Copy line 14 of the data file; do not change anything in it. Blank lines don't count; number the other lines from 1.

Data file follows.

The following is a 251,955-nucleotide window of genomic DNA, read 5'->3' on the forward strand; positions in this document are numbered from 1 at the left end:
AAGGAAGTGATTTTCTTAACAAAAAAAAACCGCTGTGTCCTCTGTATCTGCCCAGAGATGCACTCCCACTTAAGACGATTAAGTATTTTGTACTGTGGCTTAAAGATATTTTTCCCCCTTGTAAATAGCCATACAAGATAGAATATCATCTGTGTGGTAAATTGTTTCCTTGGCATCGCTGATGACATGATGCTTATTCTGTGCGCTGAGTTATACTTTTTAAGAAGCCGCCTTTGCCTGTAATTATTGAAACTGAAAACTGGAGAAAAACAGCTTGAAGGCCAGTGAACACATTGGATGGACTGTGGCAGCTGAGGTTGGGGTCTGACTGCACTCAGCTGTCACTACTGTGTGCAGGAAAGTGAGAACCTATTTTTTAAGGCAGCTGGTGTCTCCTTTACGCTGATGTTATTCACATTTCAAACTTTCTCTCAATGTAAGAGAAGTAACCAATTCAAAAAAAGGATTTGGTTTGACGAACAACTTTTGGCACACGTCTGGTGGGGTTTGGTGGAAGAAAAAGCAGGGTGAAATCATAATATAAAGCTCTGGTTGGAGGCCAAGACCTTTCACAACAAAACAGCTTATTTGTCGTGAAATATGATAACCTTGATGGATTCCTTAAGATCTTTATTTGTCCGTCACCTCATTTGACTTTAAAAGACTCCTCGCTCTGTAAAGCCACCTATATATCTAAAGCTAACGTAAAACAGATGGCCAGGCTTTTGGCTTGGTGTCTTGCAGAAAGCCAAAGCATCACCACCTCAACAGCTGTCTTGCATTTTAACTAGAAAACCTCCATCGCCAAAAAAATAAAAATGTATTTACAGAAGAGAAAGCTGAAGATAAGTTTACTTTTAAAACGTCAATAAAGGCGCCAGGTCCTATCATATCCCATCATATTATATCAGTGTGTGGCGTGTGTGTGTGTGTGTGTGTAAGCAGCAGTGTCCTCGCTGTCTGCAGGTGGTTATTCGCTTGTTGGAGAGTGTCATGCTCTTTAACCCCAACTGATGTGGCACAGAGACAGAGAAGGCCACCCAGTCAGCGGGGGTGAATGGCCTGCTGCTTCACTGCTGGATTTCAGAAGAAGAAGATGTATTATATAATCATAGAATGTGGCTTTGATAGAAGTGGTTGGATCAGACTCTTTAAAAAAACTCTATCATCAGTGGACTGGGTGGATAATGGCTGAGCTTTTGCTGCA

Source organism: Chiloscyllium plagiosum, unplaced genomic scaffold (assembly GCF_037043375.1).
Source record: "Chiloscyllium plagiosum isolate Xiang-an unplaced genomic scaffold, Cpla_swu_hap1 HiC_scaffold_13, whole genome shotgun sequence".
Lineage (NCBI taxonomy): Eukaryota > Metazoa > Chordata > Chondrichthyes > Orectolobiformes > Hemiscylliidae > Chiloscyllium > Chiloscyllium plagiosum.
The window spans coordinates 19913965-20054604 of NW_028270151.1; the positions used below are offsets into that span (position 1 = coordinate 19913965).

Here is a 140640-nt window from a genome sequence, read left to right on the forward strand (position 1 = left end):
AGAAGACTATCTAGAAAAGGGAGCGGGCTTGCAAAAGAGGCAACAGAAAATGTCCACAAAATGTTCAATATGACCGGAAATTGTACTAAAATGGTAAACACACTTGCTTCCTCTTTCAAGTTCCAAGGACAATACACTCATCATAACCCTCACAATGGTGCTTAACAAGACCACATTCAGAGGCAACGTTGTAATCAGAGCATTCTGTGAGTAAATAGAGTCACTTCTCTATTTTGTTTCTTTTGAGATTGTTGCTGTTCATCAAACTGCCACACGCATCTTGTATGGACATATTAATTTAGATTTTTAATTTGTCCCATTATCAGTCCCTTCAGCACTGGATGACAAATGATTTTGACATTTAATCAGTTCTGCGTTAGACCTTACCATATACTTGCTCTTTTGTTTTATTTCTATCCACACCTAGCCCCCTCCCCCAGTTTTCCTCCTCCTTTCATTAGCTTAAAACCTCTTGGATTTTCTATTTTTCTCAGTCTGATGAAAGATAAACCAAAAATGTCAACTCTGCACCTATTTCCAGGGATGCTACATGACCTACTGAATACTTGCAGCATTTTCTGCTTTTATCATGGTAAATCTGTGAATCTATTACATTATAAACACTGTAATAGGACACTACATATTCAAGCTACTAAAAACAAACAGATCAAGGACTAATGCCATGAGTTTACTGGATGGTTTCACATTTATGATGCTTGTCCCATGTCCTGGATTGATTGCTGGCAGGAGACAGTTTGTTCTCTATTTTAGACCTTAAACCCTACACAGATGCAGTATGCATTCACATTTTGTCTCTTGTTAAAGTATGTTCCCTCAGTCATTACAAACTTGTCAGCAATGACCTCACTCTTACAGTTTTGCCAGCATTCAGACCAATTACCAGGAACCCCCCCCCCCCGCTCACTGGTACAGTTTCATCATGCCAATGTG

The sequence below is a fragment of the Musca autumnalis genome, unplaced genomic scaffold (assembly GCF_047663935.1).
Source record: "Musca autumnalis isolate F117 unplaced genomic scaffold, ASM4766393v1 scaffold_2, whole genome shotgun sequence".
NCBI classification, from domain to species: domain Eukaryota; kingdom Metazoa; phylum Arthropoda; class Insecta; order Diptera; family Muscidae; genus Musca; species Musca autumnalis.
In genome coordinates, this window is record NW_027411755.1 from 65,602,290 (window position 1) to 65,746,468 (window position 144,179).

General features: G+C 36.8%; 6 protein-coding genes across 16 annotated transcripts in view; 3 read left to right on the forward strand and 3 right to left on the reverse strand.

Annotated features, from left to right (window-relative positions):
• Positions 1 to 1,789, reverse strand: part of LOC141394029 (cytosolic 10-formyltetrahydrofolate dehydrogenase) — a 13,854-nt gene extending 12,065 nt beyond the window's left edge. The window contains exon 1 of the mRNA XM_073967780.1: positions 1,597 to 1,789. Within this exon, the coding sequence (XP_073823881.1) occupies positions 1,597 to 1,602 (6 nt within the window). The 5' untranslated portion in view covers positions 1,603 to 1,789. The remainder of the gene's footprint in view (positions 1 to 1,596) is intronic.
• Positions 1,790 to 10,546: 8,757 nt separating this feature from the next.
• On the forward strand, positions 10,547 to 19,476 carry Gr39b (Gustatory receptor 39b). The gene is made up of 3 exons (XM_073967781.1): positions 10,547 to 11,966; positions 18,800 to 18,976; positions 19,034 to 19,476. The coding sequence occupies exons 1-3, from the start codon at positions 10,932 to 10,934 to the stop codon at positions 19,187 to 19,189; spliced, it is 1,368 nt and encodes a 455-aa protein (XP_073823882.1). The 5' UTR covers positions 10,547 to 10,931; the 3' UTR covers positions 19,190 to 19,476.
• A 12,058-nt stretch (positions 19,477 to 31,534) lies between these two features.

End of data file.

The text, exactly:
Annotated features, from left to right (window-relative positions):